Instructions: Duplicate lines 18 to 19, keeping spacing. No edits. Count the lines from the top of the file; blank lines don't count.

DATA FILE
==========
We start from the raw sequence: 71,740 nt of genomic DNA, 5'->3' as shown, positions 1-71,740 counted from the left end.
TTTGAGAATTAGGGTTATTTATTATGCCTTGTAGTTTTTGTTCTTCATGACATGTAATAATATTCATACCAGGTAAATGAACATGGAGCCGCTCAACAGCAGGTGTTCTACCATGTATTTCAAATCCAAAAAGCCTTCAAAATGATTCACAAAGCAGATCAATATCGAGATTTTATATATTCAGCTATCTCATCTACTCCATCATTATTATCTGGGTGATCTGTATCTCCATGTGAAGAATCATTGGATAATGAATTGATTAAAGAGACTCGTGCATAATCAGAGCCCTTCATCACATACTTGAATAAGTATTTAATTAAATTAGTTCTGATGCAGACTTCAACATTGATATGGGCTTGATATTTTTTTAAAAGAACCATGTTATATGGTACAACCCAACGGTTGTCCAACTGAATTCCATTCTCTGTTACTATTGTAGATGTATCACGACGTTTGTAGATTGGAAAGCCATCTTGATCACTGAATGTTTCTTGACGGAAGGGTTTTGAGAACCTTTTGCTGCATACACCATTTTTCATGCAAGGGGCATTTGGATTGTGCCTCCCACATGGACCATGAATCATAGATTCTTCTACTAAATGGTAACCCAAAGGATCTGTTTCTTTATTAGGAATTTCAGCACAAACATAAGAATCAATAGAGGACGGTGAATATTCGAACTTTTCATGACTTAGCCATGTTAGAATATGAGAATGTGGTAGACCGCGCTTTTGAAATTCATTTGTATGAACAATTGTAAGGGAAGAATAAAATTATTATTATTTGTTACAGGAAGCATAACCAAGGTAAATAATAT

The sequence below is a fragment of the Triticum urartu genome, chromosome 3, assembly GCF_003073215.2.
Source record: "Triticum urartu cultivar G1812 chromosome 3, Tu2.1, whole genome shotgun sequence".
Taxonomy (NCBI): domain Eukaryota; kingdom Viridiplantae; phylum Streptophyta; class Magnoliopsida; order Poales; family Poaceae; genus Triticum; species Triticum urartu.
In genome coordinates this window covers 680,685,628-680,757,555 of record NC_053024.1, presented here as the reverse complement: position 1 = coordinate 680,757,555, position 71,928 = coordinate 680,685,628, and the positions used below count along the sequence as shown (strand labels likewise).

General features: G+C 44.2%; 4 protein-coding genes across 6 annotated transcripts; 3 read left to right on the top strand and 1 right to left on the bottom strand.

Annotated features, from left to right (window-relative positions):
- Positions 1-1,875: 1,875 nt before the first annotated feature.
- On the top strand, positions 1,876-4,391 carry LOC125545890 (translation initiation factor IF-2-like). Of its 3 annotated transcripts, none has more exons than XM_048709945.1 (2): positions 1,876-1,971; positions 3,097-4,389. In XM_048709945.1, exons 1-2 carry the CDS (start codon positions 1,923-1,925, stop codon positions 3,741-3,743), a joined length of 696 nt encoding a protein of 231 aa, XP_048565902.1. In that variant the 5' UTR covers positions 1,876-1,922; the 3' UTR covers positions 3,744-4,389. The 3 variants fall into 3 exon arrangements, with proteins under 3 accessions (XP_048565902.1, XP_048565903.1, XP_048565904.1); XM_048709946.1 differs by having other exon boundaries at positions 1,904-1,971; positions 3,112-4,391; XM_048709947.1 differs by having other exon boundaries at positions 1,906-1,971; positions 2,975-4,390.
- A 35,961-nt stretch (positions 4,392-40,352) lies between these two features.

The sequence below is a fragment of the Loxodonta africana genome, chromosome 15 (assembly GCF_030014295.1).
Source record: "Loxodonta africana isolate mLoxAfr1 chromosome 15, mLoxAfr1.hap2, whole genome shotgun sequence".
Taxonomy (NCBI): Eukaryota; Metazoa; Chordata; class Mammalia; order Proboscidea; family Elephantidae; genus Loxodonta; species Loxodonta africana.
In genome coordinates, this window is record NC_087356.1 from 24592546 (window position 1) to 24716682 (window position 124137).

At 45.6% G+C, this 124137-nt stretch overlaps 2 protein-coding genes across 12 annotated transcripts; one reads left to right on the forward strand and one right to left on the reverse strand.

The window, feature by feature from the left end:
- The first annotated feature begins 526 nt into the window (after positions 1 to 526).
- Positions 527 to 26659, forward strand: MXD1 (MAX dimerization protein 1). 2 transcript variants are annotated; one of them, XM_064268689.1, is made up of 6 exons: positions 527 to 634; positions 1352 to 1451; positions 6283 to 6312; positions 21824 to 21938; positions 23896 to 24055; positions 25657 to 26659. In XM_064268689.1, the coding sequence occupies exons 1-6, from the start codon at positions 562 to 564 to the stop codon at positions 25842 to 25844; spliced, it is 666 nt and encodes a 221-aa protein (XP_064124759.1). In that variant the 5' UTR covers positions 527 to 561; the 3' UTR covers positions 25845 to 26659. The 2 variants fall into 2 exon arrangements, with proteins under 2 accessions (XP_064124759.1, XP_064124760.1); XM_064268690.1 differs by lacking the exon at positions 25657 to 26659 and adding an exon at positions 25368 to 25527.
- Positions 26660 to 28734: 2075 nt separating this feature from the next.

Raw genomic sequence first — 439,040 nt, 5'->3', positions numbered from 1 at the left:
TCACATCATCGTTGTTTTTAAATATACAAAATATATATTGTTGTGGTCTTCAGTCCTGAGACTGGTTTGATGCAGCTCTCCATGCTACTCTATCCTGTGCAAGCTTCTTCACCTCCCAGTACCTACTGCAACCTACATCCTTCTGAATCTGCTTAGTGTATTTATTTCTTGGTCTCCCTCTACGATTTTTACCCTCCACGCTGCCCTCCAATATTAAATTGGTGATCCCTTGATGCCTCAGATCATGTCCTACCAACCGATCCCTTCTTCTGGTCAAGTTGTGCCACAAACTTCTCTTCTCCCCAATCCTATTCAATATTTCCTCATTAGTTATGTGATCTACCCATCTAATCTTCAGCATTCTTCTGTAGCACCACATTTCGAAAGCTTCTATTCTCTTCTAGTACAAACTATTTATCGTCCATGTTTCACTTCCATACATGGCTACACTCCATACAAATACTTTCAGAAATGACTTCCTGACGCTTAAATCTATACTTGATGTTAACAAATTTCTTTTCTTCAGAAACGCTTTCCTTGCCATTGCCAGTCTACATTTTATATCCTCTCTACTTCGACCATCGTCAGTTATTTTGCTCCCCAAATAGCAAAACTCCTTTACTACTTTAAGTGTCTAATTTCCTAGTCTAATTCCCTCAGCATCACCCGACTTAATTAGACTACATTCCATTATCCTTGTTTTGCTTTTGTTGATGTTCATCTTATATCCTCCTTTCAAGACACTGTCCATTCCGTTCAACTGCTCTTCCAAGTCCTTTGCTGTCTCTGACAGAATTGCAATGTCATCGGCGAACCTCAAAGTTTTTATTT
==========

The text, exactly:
- The first annotated feature begins 526 nt into the window (after positions 1 to 526).
- Positions 527 to 26659, forward strand: MXD1 (MAX dimerization protein 1). 2 transcript variants are annotated; one of them, XM_064268689.1, is made up of 6 exons: positions 527 to 634; positions 1352 to 1451; positions 6283 to 6312; positions 21824 to 21938; positions 23896 to 24055; positions 25657 to 26659. In XM_064268689.1, the coding sequence occupies exons 1-6, from the start codon at positions 562 to 564 to the stop codon at positions 25842 to 25844; spliced, it is 666 nt and encodes a 221-aa protein (XP_064124759.1). In that variant the 5' UTR covers positions 527 to 561; the 3' UTR covers positions 25845 to 26659. The 2 variants fall into 2 exon arrangements, with proteins under 2 accessions (XP_064124759.1, XP_064124760.1); XM_064268690.1 differs by lacking the exon at positions 25657 to 26659 and adding an exon at positions 25368 to 25527.